Eating disorders are mental illnesses in which individuals experience severe disturbances in their eating behaviours and related thoughts and emotions. This can significantly interfere with their everyday life, and can result in potentially life-threatening conditions, affecting emotional and physical health. Eating disorders may be as high as 15% for females and 3% for males (Hay, Girosi & Mond, 2015). Anyone can develop an eating disorder regardless of age, gender, ethnicity or socio-economic status. A number of individuals who experience eating disorders also meet criteria for over-exercising (Bewell-Weissa & Carter, 2010).
The InsideOut Institute and Fitness Australia recognised the need to develop Eating Disorders Recommendations for the Fitness Industry in order to provide guidance to Australian Registered Exercise Professionals (AusREPs) and the management of fitness facilities when engaging with such clients.
The guideline provides recommendations around identifying warning signs, implementing appropriate actions and identifying suitable referral processes for higher risk clients. These recommendations are not a substitute for industry-wide training and targeted policy development.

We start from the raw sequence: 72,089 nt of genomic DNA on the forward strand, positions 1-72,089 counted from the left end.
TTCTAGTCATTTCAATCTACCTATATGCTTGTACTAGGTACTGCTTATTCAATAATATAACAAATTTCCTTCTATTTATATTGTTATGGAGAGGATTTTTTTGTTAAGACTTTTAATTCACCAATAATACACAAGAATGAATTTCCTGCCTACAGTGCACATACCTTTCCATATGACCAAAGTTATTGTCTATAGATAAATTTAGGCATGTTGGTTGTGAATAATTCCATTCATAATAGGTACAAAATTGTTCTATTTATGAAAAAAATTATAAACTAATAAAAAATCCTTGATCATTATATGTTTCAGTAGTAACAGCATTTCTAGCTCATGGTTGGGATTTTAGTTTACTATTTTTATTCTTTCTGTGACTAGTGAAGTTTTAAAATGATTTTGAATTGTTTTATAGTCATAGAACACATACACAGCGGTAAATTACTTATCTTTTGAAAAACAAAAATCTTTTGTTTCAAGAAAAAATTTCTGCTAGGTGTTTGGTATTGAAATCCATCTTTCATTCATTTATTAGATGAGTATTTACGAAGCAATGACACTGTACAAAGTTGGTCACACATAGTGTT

- Recommendation One - Support a Healthy, Inclusive Environment
- Recommendation Two - Recognise Warning Signs and Refer Appropriately
- Recommendation Three - Identify Suitable Referral Processes for Higher Risk Clients
- Recommendation Four - Identify clients with extreme forms of dieting, binge eating, self-inducing vomiting and misuse of laxatives, diuretics, diet pills or performance and image enhancing drugs (PIEDs) and implement appropriate actions
- Recommendation Five - Support Recovery in Collaboration and Maintain Best Practice
If you are interested in further increasing your knowledge on eating disorders, consider completing the InsideOut Institute's eLearning CEC course - 'Red Flags': Decision Making and Communication for at-risk Clients in the Fitness Industry or head to the Find CECs tab on Fitness Australia’s website and type in ‘eating disorders’ to locate CEC approved programs.
Bewell-Weissa., C & Carter., J. (2010) Predictors of Excessive Exercise in Anorexia Nervosa. Comprehensive Psychiatry, 51(6), 566-571. https://www.sciencedirect.com/science/article/abs/pii/S0010440X10000179
Hay, P., Girosi, F., & Mond, J. (2015) Prevalence and Sociodemographic Correlates of DSM-5 Eating Disorders in the Australian Population. Journal of Eating Disorders, 3(1). DOI 10.1186/s40337-015-0056-